Other Free Encyclopedias » Animal Life Resource » Jellyfish, Sponges, and Other Simple Animals » Flukes: Trematoda - Physical Characteristics, Behavior And Reproduction, Lancet Fluke (dicrocoelium Dendriticum): Species Accounts, Human Blood Fluke (schistosoma Mansoni): Species Accounts - GEOGRAPHIC RANGE, HABITAT, DIET, FLUKES AND PEOPLE, CONSERVATIO

Flukes: Trematoda - Lancet Fluke (dicrocoelium Dendriticum): Species Accounts

hosts ants eggs larvae

Physical characteristics: Adult lancet flukes have pearly bodies shaped like long, thin leaves. The suckers are on the mouth and on the bottom of the worm toward the front of the body. The mouth sucker closest to the front is a bit smaller than the other suckers. Lancet flukes are about three-sixteenths to five-eighths of an inch (5 to 15 millimeters) long and one–thirty-second to a little more than one-sixteenth of an inch (2 millimeters) wide.


Geographic range: Lancet flukes live in the northeastern United States, Australia, northern and central Europe, Asia, and Africa.


Habitat: Lancet flukes live in dry habitats. The primary hosts are mammals such as sheep, cattle, pigs, rabbits, deer, and woodchucks. The first intermediate hosts are land-dwelling snails, and the second intermediate hosts are ants.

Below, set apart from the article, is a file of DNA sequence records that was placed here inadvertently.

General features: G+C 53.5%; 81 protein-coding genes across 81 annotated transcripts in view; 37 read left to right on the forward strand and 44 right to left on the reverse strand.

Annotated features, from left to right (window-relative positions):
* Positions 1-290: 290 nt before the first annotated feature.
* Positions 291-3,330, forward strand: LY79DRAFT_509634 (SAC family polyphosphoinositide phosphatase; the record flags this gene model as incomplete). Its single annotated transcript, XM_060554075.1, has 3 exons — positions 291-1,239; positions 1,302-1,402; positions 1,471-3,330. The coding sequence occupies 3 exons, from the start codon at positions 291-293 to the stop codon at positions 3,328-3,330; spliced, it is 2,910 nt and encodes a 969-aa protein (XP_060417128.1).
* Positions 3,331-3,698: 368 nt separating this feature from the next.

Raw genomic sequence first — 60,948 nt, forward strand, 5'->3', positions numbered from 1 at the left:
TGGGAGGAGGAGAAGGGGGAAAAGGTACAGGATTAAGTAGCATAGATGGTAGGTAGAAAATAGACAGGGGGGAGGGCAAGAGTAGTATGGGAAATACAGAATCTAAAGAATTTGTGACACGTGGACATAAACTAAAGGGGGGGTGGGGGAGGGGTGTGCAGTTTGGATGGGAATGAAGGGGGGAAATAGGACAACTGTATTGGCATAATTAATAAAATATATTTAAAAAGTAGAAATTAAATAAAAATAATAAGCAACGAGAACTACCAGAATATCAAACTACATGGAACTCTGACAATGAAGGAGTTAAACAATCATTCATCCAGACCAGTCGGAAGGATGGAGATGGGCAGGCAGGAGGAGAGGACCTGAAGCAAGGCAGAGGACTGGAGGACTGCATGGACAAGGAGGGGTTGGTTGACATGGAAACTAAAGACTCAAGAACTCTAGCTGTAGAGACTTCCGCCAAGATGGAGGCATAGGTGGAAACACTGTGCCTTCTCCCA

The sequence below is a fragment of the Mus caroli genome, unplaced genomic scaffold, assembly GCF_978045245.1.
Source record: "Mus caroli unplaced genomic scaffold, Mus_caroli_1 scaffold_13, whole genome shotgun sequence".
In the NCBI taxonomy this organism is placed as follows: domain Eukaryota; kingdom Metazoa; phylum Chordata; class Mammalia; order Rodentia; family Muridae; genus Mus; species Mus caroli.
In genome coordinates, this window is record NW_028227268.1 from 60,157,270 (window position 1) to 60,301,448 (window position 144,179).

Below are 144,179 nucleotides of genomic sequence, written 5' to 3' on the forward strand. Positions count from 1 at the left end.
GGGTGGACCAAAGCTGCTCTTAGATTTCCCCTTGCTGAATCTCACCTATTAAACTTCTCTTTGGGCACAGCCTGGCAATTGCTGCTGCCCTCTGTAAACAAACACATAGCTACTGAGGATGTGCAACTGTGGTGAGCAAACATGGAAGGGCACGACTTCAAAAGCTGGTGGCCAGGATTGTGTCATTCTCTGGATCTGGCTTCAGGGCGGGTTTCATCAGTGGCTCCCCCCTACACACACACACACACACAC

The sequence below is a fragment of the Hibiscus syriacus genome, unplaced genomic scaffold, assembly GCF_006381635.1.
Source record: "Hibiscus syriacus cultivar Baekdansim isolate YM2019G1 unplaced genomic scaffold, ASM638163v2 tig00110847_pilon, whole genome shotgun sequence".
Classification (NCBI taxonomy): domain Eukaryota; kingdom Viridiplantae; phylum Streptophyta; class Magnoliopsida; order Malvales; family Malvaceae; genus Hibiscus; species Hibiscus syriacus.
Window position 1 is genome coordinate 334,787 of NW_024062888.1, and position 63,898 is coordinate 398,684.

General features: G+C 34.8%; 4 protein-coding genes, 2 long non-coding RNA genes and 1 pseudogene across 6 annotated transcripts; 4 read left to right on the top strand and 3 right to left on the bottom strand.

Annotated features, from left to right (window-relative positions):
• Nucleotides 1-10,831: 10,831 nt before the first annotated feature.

Diet: Lancet flukes feed on the cells of their hosts.

Lancet flukes cause liver disease in farm animals. (Photo Researchers. Reproduced by permission.)

Behavior and reproduction: Lancet flukes begin life as eggs in the feces of their primary hosts. The eggs are picked up and carried by snails. The larvae form slime balls in the snail, which ejects them through its breathing pore. The larvae are picked up by ants and cause cramping in the ants' jaws. The cramping causes the ants to clamp down on blades of grass and become stuck. The larvae then are eaten by grazing animals, such as sheep and cattle, and develop to the adult stage in the animal's liver. The eggs leave the host in its feces, and the cycle starts over. Adult lancet flukes make both eggs and sperm and either mate with other flukes or fertilize themselves.


Lancet flukes and people: Lancet flukes cause liver disease in farm animals.


Conservation status: Lancet flukes are not threatened or endangered. ∎

Flukes: Trematoda - Human Blood Fluke (schistosoma Mansoni): Species Accounts [next] [back] Flukes: Trematoda - Behavior And Reproduction

User Comments

Your email address will be altered so spam harvesting bots can't read it easily.
Hide my email completely instead?

Cancel or